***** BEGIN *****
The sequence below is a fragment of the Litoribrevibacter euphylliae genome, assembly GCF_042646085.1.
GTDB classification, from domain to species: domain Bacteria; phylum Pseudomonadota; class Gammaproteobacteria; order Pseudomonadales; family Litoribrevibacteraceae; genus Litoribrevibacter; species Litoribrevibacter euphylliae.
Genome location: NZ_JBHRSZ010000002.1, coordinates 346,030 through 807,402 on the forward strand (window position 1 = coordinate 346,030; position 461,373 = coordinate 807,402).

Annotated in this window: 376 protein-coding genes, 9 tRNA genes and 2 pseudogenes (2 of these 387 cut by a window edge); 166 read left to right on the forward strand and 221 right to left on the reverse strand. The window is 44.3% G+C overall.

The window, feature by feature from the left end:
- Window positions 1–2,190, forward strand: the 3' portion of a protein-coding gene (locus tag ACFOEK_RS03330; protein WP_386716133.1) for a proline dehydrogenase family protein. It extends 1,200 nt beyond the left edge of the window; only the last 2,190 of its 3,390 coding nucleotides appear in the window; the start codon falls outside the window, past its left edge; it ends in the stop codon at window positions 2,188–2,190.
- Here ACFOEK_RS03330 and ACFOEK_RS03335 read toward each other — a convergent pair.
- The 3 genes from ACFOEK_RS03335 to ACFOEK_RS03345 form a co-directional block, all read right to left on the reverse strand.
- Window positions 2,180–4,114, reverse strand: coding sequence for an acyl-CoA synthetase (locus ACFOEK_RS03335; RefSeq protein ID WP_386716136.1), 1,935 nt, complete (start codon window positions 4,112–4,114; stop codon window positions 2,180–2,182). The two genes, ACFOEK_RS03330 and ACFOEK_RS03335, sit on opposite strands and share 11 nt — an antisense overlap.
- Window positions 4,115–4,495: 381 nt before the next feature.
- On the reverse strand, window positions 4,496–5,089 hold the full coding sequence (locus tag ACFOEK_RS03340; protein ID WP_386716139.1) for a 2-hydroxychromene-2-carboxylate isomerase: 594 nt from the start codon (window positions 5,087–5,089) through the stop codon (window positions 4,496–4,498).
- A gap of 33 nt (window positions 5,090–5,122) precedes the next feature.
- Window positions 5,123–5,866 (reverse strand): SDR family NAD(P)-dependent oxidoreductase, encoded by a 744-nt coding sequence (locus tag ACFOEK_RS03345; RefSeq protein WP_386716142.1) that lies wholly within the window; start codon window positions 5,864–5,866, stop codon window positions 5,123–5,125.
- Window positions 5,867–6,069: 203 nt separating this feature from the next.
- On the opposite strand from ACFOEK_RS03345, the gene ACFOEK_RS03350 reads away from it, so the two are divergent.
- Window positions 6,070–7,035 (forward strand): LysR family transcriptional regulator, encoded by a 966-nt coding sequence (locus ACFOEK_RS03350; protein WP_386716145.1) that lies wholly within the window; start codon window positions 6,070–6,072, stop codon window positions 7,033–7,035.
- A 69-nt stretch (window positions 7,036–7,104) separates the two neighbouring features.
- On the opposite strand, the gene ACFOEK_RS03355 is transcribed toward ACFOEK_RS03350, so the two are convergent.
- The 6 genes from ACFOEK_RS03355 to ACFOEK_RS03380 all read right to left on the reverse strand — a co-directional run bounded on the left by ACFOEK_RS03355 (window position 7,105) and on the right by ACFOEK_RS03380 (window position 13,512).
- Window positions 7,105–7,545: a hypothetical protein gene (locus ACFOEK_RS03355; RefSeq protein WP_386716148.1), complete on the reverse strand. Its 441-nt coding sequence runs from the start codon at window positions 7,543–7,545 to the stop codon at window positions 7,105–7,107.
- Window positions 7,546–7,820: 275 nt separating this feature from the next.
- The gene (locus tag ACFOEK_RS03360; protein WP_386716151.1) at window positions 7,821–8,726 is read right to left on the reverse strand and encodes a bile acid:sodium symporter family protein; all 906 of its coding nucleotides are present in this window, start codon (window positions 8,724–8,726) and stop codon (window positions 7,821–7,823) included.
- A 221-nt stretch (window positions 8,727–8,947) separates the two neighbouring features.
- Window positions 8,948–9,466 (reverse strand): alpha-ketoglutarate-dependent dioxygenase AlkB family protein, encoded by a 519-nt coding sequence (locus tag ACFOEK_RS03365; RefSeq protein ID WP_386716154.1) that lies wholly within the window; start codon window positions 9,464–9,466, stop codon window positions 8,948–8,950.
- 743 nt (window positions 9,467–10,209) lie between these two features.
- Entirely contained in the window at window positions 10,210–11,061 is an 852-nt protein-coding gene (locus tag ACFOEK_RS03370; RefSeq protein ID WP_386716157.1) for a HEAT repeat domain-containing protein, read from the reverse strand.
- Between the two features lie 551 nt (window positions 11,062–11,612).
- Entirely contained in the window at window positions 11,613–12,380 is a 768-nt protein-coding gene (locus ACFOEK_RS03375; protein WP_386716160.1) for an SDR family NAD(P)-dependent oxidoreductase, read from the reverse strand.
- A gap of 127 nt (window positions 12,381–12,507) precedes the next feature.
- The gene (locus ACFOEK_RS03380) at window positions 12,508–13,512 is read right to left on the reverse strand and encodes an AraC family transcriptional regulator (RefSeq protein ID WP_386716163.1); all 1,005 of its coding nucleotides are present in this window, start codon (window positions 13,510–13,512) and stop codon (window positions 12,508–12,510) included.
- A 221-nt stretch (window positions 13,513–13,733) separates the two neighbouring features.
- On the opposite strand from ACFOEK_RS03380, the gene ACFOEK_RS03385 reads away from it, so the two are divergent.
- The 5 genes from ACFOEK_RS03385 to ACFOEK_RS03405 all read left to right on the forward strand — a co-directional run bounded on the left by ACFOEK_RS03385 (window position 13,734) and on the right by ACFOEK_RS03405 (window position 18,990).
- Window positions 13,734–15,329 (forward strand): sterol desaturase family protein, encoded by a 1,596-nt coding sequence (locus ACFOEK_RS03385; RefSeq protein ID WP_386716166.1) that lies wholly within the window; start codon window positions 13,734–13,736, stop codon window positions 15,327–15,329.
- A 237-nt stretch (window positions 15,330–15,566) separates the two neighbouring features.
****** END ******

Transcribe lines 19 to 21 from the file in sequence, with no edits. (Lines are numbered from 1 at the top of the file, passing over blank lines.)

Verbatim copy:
- The 6 genes from ACFOEK_RS03355 to ACFOEK_RS03380 all read right to left on the reverse strand — a co-directional run bounded on the left by ACFOEK_RS03355 (window position 7,105) and on the right by ACFOEK_RS03380 (window position 13,512).
- Window positions 7,105–7,545: a hypothetical protein gene (locus ACFOEK_RS03355; RefSeq protein WP_386716148.1), complete on the reverse strand. Its 441-nt coding sequence runs from the start codon at window positions 7,543–7,545 to the stop codon at window positions 7,105–7,107.
- Window positions 7,546–7,820: 275 nt separating this feature from the next.